Accomplishment of porting ptrace(2) test scenarios

March 10, 2020 posted by Kamil Rytarowski

This month I have finished porting ptrace(2) tests from other Operating Systems. I have determined which test scenarios were missing, compared to FreeBSD and Linux, and integrated them into the ATF framework. I have skipped some of the tests as the interesting behavior was already covered in existing tests (sometimes indirectly) or tools (like picotrace), or the NetBSD kernel exhibits different behavior.

As my work is reaching the end, I was trying to clean up the state with other projects.

ptrace(2) ATF tests

I have determined which test scenarios were missing and integrated them. Certain tests like wrapping FreeBSD specific pdfork(2) call were omitted as not applicable.

There are few new tests that are marked as expected failure for corner cases that are scheduled for fixing in future.

I have also worked on SIGCHLD-based debugging and analysis of its behavior. I have found out that SA_NOCLDWAIT behaves suspiciously. This flag passed to sigaction(2) is an extension. If set, the system will not create a zombie when the child exits, but the child process will be automatically waited for. The same effect can be achieved by setting the signal handler for SIGCHLD to SIG_IGN. Currently it behaves differently under a debugger as the child process is never collected and is waiting for parent to collect it. According to my research this behavior is unexpected. A potential fix might not be difficult in the kernel, but due to time constraints I have decided to add an ATF tests for this scenario, mark it as failed and include a comment deferring this case into future.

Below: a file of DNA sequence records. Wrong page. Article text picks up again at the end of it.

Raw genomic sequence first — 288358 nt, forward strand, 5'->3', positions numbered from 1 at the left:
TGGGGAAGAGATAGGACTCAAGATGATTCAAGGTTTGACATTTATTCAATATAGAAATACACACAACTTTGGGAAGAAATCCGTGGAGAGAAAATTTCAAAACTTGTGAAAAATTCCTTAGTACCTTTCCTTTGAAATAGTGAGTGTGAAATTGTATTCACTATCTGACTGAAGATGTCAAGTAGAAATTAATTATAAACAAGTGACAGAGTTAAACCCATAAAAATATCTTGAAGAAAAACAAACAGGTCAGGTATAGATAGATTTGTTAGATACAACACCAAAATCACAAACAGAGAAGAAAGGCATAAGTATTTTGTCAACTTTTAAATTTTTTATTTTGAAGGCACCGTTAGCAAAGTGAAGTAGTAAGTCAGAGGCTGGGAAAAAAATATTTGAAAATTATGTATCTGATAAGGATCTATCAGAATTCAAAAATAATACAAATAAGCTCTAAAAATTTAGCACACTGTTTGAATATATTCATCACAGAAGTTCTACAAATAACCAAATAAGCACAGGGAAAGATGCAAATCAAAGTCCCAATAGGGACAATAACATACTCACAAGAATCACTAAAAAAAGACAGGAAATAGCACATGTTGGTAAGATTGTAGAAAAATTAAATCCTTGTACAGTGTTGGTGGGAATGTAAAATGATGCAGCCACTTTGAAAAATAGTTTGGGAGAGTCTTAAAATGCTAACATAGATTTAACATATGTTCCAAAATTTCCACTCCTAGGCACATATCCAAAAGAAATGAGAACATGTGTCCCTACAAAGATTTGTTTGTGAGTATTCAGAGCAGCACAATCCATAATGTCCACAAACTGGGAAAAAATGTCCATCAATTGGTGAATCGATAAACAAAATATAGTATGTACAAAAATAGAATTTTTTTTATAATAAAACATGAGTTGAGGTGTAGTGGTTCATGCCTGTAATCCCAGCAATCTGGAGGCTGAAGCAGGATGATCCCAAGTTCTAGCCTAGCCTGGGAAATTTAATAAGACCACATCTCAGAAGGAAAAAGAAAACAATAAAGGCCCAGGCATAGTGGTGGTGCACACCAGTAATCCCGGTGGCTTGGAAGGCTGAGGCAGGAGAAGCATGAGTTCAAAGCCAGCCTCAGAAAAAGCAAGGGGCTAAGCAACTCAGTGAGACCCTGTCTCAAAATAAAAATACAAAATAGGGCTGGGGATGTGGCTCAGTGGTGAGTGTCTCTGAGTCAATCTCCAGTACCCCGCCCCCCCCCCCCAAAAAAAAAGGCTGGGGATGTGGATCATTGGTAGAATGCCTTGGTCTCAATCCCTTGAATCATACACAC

I have also refactored the remaining threaded tests, switching them from low-level LWP API to pthread(3) one.

Other changes

I was working on finishing projects that were left behind.

GDB and qemu upstreaming

I'm working on upstreaming NVMM support to mainline QEMU. This process is still ongoing.

I am slowly reducing the patchset against the GDB repository.

jemalloc changes

The jemalloc allocator is a general purpose malloc(3) implementation that emphasizes fragmentation avoidance and scalable concurrency support. It's the default allocator in the NetBSD Operating System since 2007.

There are a few workarounds that make jemalloc compatible with NetBSD internals and I was trying to remove them. Unfortunately, the allocator tries to initialize itself too early using a C++-like constructor and intercepts the first malloc(3). The is done before initializing libpthread, and the pthread startup code uses malloc() when registering pthread_atfork(3) callbacks. In order to make it work, we allow premature usage of the libpthread functionality. I was trying to correct this, but I've introduced slight regressions in corner cases. They are hard to debug as the allocator is corrupted internally and randomly misbehaves (hangs, occasional crashes). I've discussed with the upstream developers about addressing this properly, but as reproducing the setup needs familiarity with the process of development NetBSD, we are still working on it.

Meanwhile, I have managed to correct known Undefined Behavior issues in jemalloc and address all known issues working together with upstream.


I received write access to the syzkaller GitHub repository. I also helped to get Kernel MSan (unauthorized memory access) operational on the syzbot node.

Miscellaneous changes

I helped with the libc++ upgrade that was done by Michal Gorny (but still not merged into mainline). As part of this work we gained a support for errno codes for POSIX robust mutexes.

I have implemented missing DT_GNU_HASH support as specified by GNU and LLVM linkers. This code was based on the implementation from three other major BSDs.

The micro-UBSan implementation gained support for alignment_assumptions. A number of UBSan reports were addressed.

Plan for the next and the last milestone

Upstream gdbserver support and address as many remaining bugs as the time will permit.

This work was sponsored by The NetBSD Foundation.

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